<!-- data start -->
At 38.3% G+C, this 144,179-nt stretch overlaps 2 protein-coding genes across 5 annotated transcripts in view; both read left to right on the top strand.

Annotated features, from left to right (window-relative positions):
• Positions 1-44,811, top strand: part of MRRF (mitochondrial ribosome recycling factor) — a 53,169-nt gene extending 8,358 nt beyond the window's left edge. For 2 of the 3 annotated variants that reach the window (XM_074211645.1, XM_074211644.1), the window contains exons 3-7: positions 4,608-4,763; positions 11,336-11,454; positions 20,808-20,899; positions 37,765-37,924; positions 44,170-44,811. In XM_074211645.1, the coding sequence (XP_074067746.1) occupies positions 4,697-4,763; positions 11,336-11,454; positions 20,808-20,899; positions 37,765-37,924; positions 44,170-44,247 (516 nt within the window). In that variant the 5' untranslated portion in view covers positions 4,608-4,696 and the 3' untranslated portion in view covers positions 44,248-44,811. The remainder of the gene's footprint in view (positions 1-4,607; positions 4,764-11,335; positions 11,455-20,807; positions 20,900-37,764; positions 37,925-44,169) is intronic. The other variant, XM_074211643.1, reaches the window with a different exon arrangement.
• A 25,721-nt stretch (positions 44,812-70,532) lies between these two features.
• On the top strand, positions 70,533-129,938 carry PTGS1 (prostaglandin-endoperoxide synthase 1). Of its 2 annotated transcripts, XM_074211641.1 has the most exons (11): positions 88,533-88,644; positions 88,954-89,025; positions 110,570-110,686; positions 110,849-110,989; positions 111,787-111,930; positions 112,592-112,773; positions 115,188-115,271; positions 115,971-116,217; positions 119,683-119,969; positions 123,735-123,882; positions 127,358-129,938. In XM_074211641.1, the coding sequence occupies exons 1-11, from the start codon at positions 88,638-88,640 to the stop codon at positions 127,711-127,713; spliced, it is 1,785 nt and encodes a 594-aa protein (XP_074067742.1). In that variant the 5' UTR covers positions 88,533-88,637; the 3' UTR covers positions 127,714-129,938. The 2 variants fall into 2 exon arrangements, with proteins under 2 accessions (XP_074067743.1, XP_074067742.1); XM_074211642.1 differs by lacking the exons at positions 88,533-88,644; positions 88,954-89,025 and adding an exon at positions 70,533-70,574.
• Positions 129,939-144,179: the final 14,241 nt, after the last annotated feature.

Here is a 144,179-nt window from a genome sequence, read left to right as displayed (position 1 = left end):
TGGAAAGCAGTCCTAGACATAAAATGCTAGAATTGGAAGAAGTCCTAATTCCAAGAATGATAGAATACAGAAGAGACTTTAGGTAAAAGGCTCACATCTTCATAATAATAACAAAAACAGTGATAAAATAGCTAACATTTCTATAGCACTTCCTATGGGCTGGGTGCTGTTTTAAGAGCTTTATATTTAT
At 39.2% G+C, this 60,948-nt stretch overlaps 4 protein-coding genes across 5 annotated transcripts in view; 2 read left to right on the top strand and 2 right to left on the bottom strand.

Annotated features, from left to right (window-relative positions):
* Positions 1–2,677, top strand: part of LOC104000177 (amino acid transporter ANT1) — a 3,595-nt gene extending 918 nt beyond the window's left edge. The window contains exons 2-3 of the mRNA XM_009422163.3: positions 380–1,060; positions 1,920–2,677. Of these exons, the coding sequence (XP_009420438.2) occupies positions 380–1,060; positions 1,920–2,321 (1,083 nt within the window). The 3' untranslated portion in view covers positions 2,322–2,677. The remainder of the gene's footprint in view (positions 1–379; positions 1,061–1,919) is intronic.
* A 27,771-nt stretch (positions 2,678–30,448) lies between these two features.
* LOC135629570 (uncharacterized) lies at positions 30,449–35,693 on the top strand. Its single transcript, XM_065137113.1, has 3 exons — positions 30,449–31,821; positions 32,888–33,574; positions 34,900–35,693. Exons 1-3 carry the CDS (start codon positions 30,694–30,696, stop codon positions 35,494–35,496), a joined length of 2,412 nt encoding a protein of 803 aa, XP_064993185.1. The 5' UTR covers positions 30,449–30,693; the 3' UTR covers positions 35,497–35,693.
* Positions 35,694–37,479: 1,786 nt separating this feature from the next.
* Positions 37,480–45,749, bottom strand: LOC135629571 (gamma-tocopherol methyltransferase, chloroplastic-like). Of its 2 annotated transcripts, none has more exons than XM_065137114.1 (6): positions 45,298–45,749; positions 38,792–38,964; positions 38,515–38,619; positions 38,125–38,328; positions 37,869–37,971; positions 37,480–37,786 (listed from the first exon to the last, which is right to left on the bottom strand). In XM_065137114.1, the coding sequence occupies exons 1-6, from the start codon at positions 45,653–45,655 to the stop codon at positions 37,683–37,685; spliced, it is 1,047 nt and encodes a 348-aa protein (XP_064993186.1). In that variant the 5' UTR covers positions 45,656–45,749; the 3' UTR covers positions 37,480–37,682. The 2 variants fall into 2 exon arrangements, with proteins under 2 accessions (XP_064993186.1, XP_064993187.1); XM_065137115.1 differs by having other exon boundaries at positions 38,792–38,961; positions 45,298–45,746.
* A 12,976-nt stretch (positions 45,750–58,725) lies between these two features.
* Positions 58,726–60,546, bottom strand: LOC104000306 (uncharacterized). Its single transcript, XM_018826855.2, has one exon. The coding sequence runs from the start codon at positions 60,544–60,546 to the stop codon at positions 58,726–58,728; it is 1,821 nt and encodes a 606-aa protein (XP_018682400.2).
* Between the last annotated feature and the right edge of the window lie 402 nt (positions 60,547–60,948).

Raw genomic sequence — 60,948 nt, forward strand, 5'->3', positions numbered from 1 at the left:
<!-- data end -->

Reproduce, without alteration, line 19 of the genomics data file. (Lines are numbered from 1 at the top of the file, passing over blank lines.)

Raw genomic sequence — 60,948 nt, forward strand, 5'->3', positions numbered from 1 at the left: